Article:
Arsenic is a roadblock to potential solutions to the animal waste management crisis. Although biosolid incineration can potentially reduce or eliminate harmful pathogens in wastes (including pathogens that are resistant to antibiotics) and pelletizing processes can also in theory reduce the microbiologic risks of CAFO wastes, neither of these technologies can destroy or detoxify arsenic. Moreover, there is reason to be concerned that these new solutions to an old problem may well increase human exposures to arsenic either through air emissions from waste-to-energy plants or through contamination of soils, water, and food crops through the use of arsenic-contaminated fertilizer products. It is well known that crops grown in arsenic-contaminated soils can accumulate arsenic (Warren et al. 2003). There have been no measurements of air concentrations of arsenic at or near poultry waste incinerators. Preliminary measurements of arsenic concentrations in pelletized waste sold as fertilizer showed levels between 18 and 22 mg/kg (Chesapeake Bay Foundation, personal communication), similar to those reported in unprocessed poultry waste (Jackson and Bertsch 2001).
Arsenic is recognized as a human carcinogen by the U.S. Environmental Protection Agency (EPA), National Research Council (NRC), International Agency for Research on Cancer, National Toxicology Program, and American Conference of Industrial Hygienists, and exposures have also been associated with increased risks of heart disease, diabetes, neurologic effects, and birth defects in humans. A comprehensive reassessment of health risks of arsenic performed by the NRC in 2001 (NRC 2001) formed the basis for a recent regulatory decision by the U.S. EPA to lower the maximum contaminant level for drinking water by 5-fold (U.S. EPA 2001). As noted by Arai et al. (2003), this action must raise concerns about land disposal of arsenic-laden poultry wastes because of the likelihood of groundwater contamination.
Clearly, actions are urgently needed to deal with the increasing burden of poultry wastes from CAFOs. Existing regulations for animal waste disposal are ill-equipped to address the variety of health threats presented by poultry waste; current policies are focused on nutrient content and, as a result, do not take into account the presence of pharmaceuticals, pathogens, and heavy metals in waste. Animal waste is currently not classified as hazardous waste by the U.S. EPA. If animal waste were classified as hazardous waste, it would be prohibited from land disposal based solely on its concentrations of leachable arsenic (Rutherford et al. 2003; U.S. EPA 2004). Given the problems associated with the hazardous constituents of poultry wastes, land disposal is not a viable option. Many of these problems have been addressed in the European Union, where arsenicals were withdrawn from the poultry production process in 1998. Economic analyses have demonstrated that removal of growth-promoting antimicrobials, such as arsenic, has come at no net cost for the poultry industry [World Health Organization (WHO) 2003]. The removal of arsenic from animal feed is a critical step toward safe poultry waste management. In addition, this step will enhance food safety by reducing concentrations of arsenic in poultry products, a potentially significant source of total arsenic exposure for Americans (Lasky et at. 2004; Silbergeld 2004).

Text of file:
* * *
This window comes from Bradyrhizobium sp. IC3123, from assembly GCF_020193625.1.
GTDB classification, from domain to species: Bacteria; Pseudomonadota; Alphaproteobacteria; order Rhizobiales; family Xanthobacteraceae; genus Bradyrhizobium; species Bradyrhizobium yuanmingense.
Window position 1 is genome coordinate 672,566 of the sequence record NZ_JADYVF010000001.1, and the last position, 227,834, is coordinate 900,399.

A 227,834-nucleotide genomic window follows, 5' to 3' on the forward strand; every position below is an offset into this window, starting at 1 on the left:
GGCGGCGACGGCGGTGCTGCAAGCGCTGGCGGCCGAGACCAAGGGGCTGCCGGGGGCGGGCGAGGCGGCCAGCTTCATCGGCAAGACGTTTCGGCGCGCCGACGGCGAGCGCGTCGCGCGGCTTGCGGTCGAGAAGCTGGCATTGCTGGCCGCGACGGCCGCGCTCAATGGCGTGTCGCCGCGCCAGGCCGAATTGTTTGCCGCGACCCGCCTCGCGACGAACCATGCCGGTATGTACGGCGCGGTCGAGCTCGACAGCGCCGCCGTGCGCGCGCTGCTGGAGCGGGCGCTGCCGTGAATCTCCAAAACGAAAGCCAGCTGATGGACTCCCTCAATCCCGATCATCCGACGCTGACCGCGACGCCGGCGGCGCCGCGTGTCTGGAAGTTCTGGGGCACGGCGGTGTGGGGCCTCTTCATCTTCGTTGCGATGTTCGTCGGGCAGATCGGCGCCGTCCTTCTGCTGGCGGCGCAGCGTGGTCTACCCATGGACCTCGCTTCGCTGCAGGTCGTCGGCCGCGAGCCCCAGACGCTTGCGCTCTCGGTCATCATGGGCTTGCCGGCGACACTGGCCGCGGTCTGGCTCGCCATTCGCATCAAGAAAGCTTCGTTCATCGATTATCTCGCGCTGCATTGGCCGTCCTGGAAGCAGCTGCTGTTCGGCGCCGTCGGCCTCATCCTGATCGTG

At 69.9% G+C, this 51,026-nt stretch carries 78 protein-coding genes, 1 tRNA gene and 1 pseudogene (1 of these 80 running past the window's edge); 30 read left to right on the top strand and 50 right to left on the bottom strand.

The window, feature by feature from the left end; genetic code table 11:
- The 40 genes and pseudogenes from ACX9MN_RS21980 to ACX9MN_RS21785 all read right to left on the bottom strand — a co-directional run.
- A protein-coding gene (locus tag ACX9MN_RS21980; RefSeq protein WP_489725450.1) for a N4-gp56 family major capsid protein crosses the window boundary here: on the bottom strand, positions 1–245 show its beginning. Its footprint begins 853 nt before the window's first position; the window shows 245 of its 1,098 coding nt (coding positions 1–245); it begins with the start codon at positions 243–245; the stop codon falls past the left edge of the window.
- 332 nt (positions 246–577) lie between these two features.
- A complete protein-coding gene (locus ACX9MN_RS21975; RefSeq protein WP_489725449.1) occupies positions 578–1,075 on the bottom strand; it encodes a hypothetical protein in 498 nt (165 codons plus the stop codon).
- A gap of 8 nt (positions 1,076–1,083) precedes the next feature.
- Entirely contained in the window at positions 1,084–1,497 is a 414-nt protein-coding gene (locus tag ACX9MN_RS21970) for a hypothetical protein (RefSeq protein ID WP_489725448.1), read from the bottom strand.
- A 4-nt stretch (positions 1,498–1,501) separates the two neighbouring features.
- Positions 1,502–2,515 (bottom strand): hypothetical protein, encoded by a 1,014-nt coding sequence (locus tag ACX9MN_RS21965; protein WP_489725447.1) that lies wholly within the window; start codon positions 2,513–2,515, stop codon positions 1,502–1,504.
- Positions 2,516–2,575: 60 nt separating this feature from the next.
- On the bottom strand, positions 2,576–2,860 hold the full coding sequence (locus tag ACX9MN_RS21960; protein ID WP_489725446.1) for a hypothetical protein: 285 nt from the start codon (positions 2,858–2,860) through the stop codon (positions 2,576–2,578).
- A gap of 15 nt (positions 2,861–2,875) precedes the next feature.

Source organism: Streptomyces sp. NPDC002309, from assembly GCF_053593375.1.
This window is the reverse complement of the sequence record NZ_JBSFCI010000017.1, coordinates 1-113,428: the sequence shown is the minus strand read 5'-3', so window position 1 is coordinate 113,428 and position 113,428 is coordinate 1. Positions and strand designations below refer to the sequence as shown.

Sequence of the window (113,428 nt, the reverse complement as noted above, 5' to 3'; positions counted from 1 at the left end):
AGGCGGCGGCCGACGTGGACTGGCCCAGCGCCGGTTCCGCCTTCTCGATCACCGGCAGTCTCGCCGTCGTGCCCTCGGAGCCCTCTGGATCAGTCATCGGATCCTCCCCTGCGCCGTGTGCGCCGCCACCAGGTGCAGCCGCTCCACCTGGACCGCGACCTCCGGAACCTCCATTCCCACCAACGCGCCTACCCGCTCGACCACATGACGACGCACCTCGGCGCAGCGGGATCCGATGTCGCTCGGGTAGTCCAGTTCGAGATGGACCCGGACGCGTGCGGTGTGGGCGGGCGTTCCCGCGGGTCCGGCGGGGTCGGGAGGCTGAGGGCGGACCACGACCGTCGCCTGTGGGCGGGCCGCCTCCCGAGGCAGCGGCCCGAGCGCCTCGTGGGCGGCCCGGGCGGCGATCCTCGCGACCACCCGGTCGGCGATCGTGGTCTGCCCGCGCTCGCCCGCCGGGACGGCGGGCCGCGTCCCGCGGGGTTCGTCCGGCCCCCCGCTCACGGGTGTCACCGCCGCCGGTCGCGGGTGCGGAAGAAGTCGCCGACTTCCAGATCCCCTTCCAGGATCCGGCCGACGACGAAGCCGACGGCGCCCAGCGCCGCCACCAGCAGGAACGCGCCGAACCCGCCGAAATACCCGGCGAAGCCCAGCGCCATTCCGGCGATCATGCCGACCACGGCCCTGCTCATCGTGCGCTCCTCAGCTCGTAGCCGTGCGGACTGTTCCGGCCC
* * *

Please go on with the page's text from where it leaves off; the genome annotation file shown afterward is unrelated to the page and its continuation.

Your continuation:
In the manuscript originally published online, the reported sales of incinerator ash fertilizer by Fibrophos were given for 2002 and 2003; the sales have been updated here for 2004 and 2005.
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Address correspondence to K. Nachman, 624 North Broadway, Hampton House, Room 513, Baltimore, MD 21205 USA. Telephone: (410) 614-2188. Fax: (410) 614-4535. E-mail: firstname.lastname@example.org
All authors contributed equally to the content of this commentary.
This research was funded by the Johns Hopkins Center for a Livable Future.
The authors declare they have no competing financial interests.
Received 7 December 2004; accepted 12 May 2005.
Keeve E. Nachman, (1) Jay P. Graham, (2) Lance B. Price, (2) and Ellen K. Silbergeld (2)
(1) Department of Health Policy and Management, and (2) Department of Environmental Health Sciences, Johns Hopkins University, Baltimore, Maryland, USA
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|Author:||Silbergeld, Ellen K.|
|Publication:||Environmental Health Perspectives|
|Date:||Sep 1, 2005|